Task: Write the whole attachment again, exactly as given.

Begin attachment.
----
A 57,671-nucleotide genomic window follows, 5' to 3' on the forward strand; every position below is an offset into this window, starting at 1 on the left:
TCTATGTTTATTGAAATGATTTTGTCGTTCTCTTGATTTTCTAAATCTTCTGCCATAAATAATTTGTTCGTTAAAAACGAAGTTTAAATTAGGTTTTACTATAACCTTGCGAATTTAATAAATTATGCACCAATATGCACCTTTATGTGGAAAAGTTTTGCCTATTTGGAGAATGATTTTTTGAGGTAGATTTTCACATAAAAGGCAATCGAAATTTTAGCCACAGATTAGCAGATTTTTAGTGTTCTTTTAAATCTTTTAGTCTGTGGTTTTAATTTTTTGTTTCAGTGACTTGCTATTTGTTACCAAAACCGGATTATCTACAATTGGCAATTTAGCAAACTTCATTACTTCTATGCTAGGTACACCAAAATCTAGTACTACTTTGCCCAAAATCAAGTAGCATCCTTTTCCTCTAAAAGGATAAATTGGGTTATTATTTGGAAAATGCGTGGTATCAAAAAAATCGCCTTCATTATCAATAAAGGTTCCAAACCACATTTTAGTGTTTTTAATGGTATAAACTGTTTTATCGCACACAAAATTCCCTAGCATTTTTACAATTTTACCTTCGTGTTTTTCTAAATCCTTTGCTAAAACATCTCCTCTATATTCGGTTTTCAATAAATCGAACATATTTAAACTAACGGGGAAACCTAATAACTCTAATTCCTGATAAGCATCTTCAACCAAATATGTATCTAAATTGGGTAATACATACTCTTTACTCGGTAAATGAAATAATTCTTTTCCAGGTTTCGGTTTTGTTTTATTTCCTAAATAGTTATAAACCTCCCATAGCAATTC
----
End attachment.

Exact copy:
A 57,671-nucleotide genomic window follows, 5' to 3' on the forward strand; every position below is an offset into this window, starting at 1 on the left:
TCTATGTTTATTGAAATGATTTTGTCGTTCTCTTGATTTTCTAAATCTTCTGCCATAAATAATTTGTTCGTTAAAAACGAAGTTTAAATTAGGTTTTACTATAACCTTGCGAATTTAATAAATTATGCACCAATATGCACCTTTATGTGGAAAAGTTTTGCCTATTTGGAGAATGATTTTTTGAGGTAGATTTTCACATAAAAGGCAATCGAAATTTTAGCCACAGATTAGCAGATTTTTAGTGTTCTTTTAAATCTTTTAGTCTGTGGTTTTAATTTTTTGTTTCAGTGACTTGCTATTTGTTACCAAAACCGGATTATCTACAATTGGCAATTTAGCAAACTTCATTACTTCTATGCTAGGTACACCAAAATCTAGTACTACTTTGCCCAAAATCAAGTAGCATCCTTTTCCTCTAAAAGGATAAATTGGGTTATTATTTGGAAAATGCGTGGTATCAAAAAAATCGCCTTCATTATCAATAAAGGTTCCAAACCACATTTTAGTGTTTTTAATGGTATAAACTGTTTTATCGCACACAAAATTCCCTAGCATTTTTACAATTTTACCTTCGTGTTTTTCTAAATCCTTTGCTAAAACATCTCCTCTATATTCGGTTTTCAATAAATCGAACATATTTAAACTAACGGGGAAACCTAATAACTCTAATTCCTGATAAGCATCTTCAACCAAATATGTATCTAAATTGGGTAATACATACTCTTTACTCGGTAAATGAAATAATTCTTTTCCAGGTTTCGGTTTTGTTTTATTTCCTAAATAGTTATAAACCTCCCATAGCAATTC